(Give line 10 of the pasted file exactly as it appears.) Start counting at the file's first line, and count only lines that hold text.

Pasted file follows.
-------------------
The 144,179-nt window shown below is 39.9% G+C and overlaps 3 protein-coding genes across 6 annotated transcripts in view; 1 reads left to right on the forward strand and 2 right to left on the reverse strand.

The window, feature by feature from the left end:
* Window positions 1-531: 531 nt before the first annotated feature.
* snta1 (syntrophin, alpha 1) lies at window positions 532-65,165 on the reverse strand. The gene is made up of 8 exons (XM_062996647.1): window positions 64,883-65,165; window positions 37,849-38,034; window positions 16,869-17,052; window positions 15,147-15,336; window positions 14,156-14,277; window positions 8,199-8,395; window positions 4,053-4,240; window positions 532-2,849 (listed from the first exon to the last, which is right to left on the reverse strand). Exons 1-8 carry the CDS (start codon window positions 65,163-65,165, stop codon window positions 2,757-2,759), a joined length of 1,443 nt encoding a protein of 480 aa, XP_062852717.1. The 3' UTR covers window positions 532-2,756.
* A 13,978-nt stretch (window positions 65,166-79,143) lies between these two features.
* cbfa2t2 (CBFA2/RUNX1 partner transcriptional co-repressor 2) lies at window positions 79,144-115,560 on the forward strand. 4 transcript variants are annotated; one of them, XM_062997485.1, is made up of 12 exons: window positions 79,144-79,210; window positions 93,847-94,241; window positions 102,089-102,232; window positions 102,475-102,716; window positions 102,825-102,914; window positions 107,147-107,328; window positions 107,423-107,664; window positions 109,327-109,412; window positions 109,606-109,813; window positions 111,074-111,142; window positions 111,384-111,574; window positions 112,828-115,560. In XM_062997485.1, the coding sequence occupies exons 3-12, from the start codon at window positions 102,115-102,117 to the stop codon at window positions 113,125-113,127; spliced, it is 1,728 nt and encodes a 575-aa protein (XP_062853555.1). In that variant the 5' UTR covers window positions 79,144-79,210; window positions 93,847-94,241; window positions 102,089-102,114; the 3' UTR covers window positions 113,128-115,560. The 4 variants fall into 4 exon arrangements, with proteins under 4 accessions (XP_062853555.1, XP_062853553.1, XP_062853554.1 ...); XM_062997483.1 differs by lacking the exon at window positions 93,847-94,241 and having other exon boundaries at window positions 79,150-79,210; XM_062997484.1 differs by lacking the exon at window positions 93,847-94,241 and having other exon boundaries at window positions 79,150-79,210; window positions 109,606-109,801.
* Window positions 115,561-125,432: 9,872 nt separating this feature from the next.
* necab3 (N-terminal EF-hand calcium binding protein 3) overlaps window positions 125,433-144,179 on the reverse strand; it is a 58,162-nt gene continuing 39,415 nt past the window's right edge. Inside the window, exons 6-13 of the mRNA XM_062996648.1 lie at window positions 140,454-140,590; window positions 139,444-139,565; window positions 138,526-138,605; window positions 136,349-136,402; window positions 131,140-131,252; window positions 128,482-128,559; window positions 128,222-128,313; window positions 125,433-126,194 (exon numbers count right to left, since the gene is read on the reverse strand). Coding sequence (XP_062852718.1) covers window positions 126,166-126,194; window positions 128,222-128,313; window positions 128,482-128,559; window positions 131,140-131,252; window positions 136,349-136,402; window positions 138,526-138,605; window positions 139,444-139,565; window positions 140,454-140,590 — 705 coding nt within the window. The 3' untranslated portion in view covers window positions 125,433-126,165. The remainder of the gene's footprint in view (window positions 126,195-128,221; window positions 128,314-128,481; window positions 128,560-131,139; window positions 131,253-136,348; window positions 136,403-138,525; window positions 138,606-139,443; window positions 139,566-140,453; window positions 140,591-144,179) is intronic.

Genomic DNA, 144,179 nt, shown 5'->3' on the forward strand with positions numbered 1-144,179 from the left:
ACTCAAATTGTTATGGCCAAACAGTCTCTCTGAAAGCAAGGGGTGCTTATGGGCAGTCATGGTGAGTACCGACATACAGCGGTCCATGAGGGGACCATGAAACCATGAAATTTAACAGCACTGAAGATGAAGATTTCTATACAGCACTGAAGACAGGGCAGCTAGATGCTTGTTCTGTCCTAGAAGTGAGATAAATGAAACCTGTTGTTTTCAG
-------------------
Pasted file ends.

ACTCAAATTGTTATGGCCAAACAGTCTCTCTGAAAGCAAGGGGTGCTTATGGGCAGTCATGGTGAGTACCGACATACAGCGGTCCATGAGGGGACCATGAAACCATGAAATTTAACAGCACTGAAGATGAAGATTTCTATACAGCACTGAAGACAGGGCAGCTAGATGCTTGTTCTGTCCTAGAAGTGAGATAAATGAAACCTGTTGTTTTCAG